In Figure 8, we show results of experiment 1. In this experiment, the number of parameters varies, allowing us to compare as the number of parameters that are inferred changes. From top to bottom, we infer , , and , respectively, and set any missing parameters to their corresponding value in . The solid curve is (the distribution of statistics generated at ). The true is a draw from this distribution (shown as vertical line). When the algorithm infers all three parameters, the posterior predictive distribution is centered at , whereas when it infers only a single parameter, it is shifted towards . If we inspect , we can see that the value for is the same for all three rows. For the first row, this can only be achieved by having a larger variance in the posterior predictive distribution; for the last row, this is achieved by decreasing the variance.

In experiment 2, we compare the result for the middle row in Figure 8 where is set to the true or “good” setting (), with set to a “bad” (). In Figure 9 top row, we show posterior predictive distribution for the latter case; notice that these posterior predictive distributions show evidence of large bias and large variance. The bottom row compares the posterior distributions for both cases. Here the bias is less pronounced, but the variance remains large.

The results of these two experiments demonstrate the potential of our approach for model checking, selection, and improvement described by Gelman et al. [10] (chapter 6). This type of analysis comes naturally for our algorithms for two reasons: the ABC statistics are natural choices for Gelman et al.’s model checking statistics and these statistics are pre-computed as part of the MH-step of our algorithms. We can now answer questions like: what is the likelihood of a set of observations using simulator versus simulator ?

(a) The distribution when inferring .
(b) The distribution when inferring and fixing to its true value from .
(c) The distribution when inferring and fixing and fixed to their true values from .
Figure 8: Wright-Fisher experiment 1 results. In each plot are the posterior predictive distributions for population mean sizes. The number of parameters inferred in the MCMC run changes for each row of the figure. The distribution is shown as a solid curve in each plot. The vertical lines indicate . See text for discussion.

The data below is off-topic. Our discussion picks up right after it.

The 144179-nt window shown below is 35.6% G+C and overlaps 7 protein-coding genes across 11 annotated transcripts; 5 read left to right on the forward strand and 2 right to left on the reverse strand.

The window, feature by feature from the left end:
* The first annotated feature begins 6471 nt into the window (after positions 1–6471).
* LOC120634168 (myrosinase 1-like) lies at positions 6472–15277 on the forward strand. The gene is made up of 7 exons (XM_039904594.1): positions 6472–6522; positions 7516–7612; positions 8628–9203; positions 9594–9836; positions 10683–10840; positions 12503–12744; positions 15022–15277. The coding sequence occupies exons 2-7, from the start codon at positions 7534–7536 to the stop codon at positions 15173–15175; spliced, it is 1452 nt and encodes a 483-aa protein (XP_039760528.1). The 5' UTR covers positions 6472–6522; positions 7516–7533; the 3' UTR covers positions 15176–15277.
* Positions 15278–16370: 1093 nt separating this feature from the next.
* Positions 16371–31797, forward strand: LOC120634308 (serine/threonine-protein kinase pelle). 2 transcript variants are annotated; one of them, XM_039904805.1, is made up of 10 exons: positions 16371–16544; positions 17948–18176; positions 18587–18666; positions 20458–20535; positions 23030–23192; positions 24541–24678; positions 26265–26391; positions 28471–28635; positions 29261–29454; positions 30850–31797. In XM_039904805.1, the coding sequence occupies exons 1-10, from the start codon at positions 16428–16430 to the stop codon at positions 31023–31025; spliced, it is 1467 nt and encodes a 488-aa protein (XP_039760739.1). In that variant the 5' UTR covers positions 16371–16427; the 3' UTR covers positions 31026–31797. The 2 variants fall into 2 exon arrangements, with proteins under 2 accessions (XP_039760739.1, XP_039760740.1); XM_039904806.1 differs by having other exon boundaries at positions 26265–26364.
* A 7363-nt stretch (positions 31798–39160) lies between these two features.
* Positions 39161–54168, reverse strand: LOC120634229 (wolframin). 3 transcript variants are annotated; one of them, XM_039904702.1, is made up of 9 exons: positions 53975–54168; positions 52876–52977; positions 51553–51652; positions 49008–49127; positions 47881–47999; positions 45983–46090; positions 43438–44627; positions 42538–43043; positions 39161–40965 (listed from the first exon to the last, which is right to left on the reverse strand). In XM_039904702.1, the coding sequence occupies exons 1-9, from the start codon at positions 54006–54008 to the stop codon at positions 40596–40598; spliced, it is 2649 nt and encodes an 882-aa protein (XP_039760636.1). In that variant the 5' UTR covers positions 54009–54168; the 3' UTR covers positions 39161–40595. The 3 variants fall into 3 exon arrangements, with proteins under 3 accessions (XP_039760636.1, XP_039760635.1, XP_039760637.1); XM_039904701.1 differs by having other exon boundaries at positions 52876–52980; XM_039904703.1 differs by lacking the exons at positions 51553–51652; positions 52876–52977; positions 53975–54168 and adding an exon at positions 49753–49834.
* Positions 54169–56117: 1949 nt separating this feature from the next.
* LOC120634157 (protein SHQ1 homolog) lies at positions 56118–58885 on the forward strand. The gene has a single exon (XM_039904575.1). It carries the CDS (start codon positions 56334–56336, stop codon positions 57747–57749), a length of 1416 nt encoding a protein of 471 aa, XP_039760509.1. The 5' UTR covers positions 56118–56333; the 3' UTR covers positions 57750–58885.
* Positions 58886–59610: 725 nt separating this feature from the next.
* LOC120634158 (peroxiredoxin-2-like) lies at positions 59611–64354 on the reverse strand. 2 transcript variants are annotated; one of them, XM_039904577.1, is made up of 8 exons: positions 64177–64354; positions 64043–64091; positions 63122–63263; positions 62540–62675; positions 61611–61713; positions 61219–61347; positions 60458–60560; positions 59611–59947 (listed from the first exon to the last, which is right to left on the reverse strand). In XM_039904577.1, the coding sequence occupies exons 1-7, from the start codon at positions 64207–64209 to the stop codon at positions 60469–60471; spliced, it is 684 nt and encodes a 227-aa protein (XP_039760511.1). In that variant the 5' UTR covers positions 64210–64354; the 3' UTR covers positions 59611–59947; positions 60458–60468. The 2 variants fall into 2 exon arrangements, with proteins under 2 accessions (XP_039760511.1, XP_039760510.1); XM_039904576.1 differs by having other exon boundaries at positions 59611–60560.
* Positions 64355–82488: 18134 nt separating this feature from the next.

(a) The distribution when inferring and fixing to a “bad” value. The vertical line indicates . The solid curve is .
(b) The distribution when inferring and fixing to a “good” value. The vertical line indicates .
(c) The distribution when inferring and fixing to a “bad” value. The vertical line indicates .
Figure 9: Wright-Fisher experiment 2 results. See text for discussion.

6 Discussion and Future Work

We have presented a promising framework for performing inference in expensive, simulation-based models. Our algorithms improve current state-of-the-art ABC methods in that they require many fewer calls to the simulator.

Using GPs for surrogate modeling has an appealing elegance; as nonparametric Bayesian models, they naturally incorporate both model and pseudo-data uncertainty into the MCMC algorithms. However, there are several technical issues and modeling limitations with GPs used for surrogate modeling. Heteroskedatic noise is more likely the norm than the exception for complicated simulators. The blowfly simulator is a prime example of this. Improvements to our GPs may be achieved using an input-dependent noise model [11, 13], where the noise is an additional independent Gaussian process. Another limitation of our GP model is the output independence assumption. A more realistic assumption is a full covariance Gaussian process such as the convolution processes of [12, 7, 1]. The other major difficulty is setting the GP hyper-parameters and updating them during the ABC run.

Our GPS-ABC uses a random-walk proposal distribution which is inefficient for exploring the target distribution. Using GPs offers the opportunity to use other techniques to improve the mixing (and in turn computational cost). For example, in [17] a Hamiltonian Monte Carlo run on the GP surface is used to generate independent proposals. If applied to ABC, their algorithm would require the equivalent of a full simulation at the proposed location, whereas if we incorporated a similar technique, we would then test the GP uncertainty to determine if a simulation was required.

There has been a recent surge in interest in Bayesian optimization using Gaussian process (GP-BO) surrogates of the objective surface [8, 24]. GP-BO is often applied to problems where simulation or sometimes user feedback guides the surrogate’s construction. What is most interesting about GP-BO is its use of model uncertainty to actively determine the next simulation location implemented through acquisition functions. These ideas can probably be generalized to our GPS-ABC algorithm to further reduce simulation costs, while at the same time maintaining control of the MCMC error. The authors of [24] also develop distributed algorithms for optimization that may serve as inspiration for parallel ABC sampling algorithms.